Stefano Curti currently manages a venture capital backed innovation group near San Francisco, which he started leading in September 2013. He previously served as a senior executive with Johnson & Johnson. Outside of work, Stefano Curti enjoys traveling, especially to Asia, and is a fan of Asian cuisines.
To the untrained eye, Chinese and Japanese food may seem somewhat similar: both countries use a lot of rice, soy sauce, and tofu as well as fresh ingredients. On closer inspection, however, the two countries’ cooking styles can be seen to vary greatly. For one, Japan is heavily influenced by its coastal geography, often incorporating easily accessible seafood into its dishes. Chinese dishes, conversely, more often rely on spices for flavor. Chinese food is more often stir-fried and includes beef, pork, and poultry in addition to tofu and seafood. The Japanese produce more soups and, of course, sushi.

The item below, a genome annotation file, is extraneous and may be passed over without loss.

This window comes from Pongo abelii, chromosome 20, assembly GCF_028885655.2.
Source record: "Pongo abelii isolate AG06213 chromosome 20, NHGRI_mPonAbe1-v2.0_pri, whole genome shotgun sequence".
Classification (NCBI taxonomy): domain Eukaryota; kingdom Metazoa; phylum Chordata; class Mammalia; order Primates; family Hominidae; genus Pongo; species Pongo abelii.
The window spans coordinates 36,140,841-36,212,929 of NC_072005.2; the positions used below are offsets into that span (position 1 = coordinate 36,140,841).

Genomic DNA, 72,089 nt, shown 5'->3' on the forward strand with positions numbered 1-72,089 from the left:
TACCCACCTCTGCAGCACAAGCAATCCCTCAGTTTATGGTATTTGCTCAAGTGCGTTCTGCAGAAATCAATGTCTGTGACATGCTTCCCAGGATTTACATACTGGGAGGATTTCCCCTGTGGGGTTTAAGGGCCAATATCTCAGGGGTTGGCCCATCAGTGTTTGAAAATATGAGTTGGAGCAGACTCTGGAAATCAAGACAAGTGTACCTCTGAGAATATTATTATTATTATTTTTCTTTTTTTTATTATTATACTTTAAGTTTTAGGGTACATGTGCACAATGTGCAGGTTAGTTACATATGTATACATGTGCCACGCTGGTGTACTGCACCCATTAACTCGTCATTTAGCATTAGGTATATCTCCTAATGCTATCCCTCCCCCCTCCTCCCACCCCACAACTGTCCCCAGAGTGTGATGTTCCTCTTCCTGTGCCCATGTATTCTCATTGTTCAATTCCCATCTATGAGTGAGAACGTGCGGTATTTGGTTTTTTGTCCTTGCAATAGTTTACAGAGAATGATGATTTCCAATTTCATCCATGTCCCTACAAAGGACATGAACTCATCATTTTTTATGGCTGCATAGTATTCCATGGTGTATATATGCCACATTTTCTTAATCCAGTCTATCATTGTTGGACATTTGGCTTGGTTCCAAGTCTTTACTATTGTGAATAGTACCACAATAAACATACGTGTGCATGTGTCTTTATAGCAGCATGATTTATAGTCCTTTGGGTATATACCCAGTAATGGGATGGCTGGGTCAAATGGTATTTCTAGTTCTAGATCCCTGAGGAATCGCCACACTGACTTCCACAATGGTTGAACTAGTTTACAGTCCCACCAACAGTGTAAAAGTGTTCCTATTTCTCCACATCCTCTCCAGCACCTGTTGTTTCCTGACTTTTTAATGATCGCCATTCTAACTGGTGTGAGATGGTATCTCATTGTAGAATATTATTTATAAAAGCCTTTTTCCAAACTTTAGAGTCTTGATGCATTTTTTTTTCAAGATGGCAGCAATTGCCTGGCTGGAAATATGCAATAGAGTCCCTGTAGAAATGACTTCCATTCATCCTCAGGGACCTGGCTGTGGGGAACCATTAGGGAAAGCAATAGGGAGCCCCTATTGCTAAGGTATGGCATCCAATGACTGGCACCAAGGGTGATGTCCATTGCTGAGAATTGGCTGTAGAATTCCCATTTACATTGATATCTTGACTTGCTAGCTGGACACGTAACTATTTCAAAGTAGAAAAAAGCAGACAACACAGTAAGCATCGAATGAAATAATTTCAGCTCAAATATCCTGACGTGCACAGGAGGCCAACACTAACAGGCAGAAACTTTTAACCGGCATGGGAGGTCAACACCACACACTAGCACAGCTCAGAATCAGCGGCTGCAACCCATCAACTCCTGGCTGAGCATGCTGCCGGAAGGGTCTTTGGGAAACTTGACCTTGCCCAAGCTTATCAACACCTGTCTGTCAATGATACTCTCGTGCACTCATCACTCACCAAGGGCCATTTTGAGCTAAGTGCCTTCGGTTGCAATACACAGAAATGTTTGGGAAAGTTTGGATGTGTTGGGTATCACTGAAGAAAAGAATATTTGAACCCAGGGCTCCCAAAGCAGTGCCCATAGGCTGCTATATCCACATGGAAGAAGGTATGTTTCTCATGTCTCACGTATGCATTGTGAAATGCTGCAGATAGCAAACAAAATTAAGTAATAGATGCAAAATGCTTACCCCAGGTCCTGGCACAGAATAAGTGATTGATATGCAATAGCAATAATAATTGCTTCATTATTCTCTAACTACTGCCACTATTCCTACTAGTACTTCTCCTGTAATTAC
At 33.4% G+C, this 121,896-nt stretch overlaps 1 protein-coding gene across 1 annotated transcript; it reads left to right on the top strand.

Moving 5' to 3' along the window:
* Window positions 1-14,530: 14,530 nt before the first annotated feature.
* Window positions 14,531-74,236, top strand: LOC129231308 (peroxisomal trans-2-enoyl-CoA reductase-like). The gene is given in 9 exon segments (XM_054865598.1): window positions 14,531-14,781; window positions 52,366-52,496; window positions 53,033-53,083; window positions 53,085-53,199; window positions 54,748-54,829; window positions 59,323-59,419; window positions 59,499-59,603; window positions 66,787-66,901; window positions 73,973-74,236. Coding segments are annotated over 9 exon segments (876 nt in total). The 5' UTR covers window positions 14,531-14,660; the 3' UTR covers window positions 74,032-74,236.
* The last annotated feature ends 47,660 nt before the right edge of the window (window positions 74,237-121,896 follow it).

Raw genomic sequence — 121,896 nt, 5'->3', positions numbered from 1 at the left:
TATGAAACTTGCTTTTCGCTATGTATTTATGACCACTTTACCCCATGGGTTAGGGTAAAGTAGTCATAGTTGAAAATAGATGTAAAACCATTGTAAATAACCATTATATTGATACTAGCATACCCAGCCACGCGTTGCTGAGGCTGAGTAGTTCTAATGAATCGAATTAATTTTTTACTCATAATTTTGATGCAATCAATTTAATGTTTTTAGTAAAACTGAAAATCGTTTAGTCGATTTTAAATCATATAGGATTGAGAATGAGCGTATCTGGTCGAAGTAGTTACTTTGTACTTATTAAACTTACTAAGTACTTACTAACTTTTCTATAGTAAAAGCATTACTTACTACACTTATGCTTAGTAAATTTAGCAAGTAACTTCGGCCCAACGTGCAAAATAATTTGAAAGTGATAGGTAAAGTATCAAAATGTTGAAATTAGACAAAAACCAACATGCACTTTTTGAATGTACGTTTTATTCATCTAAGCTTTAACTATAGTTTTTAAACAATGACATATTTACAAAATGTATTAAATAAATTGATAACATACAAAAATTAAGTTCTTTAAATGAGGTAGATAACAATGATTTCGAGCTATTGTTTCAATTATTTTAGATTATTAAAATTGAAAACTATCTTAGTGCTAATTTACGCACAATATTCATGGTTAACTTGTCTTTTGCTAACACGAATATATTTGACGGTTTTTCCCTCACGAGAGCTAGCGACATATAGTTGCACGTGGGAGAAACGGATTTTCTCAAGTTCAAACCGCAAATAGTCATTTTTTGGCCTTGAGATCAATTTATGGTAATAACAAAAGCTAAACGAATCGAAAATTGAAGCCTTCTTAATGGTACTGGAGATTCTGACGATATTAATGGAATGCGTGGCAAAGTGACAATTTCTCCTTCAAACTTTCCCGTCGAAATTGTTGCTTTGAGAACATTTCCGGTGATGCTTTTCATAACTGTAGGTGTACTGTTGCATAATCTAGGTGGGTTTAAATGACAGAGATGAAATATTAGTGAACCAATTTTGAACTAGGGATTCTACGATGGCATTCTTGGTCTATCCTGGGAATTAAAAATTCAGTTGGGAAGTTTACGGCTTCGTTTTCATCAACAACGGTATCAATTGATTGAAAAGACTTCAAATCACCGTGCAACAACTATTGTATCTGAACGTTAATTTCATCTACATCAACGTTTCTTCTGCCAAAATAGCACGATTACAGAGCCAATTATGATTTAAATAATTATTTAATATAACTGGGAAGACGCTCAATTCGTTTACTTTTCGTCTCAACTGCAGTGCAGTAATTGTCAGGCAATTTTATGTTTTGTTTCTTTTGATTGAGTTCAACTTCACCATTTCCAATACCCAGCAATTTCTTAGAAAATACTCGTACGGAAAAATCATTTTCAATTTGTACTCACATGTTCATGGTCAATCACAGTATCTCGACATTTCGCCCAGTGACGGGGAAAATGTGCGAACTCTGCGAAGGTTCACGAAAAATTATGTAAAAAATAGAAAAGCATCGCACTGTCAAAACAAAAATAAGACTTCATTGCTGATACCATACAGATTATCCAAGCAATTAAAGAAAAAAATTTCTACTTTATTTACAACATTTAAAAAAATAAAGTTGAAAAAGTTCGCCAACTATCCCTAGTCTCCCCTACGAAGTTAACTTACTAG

Additionally, the kind of tofu used by each culture is different. Chinese tofu is firm and porous and sturdy enough to withstand stir frying. Japanese tofu is more silky and slippery, a softer version often found in the country’s famous miso soup.